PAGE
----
Posted by: Mahdi Ebrahimi | September 11, 2007

Can organic farming compete?

Despite what critics say, organic farming methods can produce enough food to sustain Earth’s current population.

That’s according to Catherine Badgley of the University of Michigan, who is lead author of a 2007 study comparing yields for organic versus conventional food production across the globe. Badgley told Earth & Sky that in developing countries, where farmers lack advanced agricultural technologies, modern organic methods can increase crop production by as much as 300 percent.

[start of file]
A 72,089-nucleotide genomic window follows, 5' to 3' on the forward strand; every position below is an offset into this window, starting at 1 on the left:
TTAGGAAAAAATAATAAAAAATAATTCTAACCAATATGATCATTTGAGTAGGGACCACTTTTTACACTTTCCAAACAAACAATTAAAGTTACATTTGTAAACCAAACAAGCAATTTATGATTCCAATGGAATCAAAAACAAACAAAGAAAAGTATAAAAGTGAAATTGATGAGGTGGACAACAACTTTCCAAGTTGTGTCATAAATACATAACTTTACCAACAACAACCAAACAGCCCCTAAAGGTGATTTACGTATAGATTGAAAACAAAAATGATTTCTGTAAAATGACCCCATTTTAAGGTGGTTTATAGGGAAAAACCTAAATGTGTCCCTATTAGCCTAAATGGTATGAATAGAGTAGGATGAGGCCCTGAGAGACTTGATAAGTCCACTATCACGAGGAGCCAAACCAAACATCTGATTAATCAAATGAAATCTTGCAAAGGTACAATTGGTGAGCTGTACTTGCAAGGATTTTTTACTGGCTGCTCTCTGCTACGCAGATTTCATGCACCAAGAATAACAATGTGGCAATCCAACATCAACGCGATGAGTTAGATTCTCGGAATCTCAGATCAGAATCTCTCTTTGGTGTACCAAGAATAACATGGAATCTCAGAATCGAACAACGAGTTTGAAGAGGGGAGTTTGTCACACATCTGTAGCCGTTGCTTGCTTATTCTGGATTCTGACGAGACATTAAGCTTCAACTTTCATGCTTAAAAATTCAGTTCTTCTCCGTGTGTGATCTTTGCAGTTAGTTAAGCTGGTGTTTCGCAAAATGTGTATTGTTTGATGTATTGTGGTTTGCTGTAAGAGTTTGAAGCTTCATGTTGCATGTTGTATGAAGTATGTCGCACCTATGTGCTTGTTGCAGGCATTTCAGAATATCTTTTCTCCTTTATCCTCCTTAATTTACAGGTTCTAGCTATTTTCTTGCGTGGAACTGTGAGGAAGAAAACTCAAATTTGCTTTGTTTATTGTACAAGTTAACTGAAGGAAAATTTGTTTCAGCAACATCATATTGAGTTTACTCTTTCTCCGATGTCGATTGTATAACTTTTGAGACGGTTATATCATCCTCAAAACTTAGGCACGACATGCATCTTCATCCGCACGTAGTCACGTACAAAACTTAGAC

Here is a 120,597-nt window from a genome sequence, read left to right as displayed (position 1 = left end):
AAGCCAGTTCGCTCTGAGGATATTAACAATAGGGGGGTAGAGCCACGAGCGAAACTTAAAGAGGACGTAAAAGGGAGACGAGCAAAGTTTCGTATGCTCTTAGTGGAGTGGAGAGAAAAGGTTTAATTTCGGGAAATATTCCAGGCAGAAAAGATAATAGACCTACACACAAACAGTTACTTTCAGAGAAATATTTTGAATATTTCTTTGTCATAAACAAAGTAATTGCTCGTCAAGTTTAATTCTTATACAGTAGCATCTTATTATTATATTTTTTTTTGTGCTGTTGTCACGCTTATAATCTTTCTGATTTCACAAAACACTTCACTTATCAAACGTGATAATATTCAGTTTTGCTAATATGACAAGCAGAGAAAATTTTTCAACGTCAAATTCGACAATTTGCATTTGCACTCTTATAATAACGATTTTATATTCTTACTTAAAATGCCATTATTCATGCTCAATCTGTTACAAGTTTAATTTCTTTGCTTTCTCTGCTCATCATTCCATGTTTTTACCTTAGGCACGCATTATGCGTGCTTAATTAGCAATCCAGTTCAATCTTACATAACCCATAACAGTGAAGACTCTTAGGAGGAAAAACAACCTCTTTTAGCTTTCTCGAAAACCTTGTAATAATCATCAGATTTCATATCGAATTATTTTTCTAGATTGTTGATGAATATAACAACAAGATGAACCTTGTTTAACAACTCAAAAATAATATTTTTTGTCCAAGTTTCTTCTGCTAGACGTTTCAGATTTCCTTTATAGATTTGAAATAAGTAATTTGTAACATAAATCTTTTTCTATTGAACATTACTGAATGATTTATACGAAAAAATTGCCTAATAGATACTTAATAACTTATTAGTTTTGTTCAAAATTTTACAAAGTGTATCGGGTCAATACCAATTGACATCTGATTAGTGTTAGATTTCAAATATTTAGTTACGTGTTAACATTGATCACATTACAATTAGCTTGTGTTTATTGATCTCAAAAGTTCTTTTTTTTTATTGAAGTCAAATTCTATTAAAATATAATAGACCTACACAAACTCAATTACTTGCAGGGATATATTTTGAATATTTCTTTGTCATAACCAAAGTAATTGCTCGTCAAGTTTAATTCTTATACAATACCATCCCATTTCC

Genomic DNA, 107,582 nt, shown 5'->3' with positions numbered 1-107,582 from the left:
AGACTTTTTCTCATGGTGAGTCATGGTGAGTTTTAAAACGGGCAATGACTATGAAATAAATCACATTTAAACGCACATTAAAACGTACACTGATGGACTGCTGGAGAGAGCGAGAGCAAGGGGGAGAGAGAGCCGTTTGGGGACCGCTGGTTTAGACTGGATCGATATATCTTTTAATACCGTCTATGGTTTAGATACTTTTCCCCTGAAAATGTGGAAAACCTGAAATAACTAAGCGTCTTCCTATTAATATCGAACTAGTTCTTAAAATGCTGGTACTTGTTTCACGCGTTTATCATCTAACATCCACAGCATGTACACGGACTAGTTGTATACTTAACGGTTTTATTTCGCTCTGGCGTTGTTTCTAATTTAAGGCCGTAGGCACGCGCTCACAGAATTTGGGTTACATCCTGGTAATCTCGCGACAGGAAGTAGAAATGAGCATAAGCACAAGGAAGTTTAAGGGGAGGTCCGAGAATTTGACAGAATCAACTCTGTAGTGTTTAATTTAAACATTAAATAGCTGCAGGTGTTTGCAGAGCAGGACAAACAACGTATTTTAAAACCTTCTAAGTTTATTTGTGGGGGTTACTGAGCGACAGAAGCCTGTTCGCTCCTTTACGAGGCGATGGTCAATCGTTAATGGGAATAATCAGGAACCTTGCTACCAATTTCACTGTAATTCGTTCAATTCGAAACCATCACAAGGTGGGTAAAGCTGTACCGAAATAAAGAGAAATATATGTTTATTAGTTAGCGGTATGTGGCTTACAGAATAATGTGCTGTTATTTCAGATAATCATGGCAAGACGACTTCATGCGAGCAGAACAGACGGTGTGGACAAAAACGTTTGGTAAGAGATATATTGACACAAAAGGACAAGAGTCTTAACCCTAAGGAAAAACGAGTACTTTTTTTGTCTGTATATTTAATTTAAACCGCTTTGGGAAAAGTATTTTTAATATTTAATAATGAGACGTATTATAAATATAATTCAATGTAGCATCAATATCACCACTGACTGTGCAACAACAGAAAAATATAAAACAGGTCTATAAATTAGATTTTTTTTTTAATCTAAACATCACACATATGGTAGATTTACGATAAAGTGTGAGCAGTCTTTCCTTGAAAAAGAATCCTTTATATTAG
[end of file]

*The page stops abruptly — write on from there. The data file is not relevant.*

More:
Badgley: Organic agriculture consists of a large wealth of ecological knowledge about how to improve soil fertility, how to manage water, how to manage pests with natural enemies, how to grow plants in combinations that will optimize the yields.

Badgley said that, in the developed world, organic farming does tend to yield less produce than conventional farming methods. But her study indicates that organic farming methods are adequate to provide enough food on a per capita basis to sustain Earth’s current population – plus an even larger population – without increasing the 40% of Earth’s land surface now being used for agriculture.

She said she hopes that future incentives will encourage more organic farming in the U.S. and abroad.



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